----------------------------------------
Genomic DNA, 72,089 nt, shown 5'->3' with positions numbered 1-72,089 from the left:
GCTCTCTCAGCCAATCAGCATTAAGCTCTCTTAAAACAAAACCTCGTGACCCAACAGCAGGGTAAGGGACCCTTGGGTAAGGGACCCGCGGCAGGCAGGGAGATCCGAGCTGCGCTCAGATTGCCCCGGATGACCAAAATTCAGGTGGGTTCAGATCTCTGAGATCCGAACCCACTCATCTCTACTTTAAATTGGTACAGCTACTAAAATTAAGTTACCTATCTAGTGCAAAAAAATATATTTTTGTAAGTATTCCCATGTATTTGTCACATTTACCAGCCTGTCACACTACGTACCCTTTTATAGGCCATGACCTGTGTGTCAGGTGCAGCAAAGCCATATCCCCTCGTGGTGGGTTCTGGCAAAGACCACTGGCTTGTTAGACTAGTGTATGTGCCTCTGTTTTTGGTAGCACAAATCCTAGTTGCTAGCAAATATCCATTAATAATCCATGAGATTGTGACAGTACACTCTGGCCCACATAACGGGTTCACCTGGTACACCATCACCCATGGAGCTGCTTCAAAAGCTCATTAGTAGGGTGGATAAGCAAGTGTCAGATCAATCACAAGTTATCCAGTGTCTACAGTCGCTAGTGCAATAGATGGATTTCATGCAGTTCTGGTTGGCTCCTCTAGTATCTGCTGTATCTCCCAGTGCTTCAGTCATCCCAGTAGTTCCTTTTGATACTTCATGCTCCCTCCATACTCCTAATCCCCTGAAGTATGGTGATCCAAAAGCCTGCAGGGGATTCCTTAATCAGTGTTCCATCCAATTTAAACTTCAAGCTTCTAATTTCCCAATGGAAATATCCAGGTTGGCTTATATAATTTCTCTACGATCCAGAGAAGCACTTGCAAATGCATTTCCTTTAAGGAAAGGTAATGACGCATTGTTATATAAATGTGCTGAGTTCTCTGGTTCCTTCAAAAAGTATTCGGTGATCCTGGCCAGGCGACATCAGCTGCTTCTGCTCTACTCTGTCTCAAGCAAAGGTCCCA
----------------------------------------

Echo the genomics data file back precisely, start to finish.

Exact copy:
Genomic DNA, 72,089 nt, shown 5'->3' with positions numbered 1-72,089 from the left:
GCTCTCTCAGCCAATCAGCATTAAGCTCTCTTAAAACAAAACCTCGTGACCCAACAGCAGGGTAAGGGACCCTTGGGTAAGGGACCCGCGGCAGGCAGGGAGATCCGAGCTGCGCTCAGATTGCCCCGGATGACCAAAATTCAGGTGGGTTCAGATCTCTGAGATCCGAACCCACTCATCTCTACTTTAAATTGGTACAGCTACTAAAATTAAGTTACCTATCTAGTGCAAAAAAATATATTTTTGTAAGTATTCCCATGTATTTGTCACATTTACCAGCCTGTCACACTACGTACCCTTTTATAGGCCATGACCTGTGTGTCAGGTGCAGCAAAGCCATATCCCCTCGTGGTGGGTTCTGGCAAAGACCACTGGCTTGTTAGACTAGTGTATGTGCCTCTGTTTTTGGTAGCACAAATCCTAGTTGCTAGCAAATATCCATTAATAATCCATGAGATTGTGACAGTACACTCTGGCCCACATAACGGGTTCACCTGGTACACCATCACCCATGGAGCTGCTTCAAAAGCTCATTAGTAGGGTGGATAAGCAAGTGTCAGATCAATCACAAGTTATCCAGTGTCTACAGTCGCTAGTGCAATAGATGGATTTCATGCAGTTCTGGTTGGCTCCTCTAGTATCTGCTGTATCTCCCAGTGCTTCAGTCATCCCAGTAGTTCCTTTTGATACTTCATGCTCCCTCCATACTCCTAATCCCCTGAAGTATGGTGATCCAAAAGCCTGCAGGGGATTCCTTAATCAGTGTTCCATCCAATTTAAACTTCAAGCTTCTAATTTCCCAATGGAAATATCCAGGTTGGCTTATATAATTTCTCTACGATCCAGAGAAGCACTTGCAAATGCATTTCCTTTAAGGAAAGGTAATGACGCATTGTTATATAAATGTGCTGAGTTCTCTGGTTCCTTCAAAAAGTATTCGGTGATCCTGGCCAGGCGACATCAGCTGCTTCTGCTCTACTCTGTCTCAAGCAAAGGTCCCA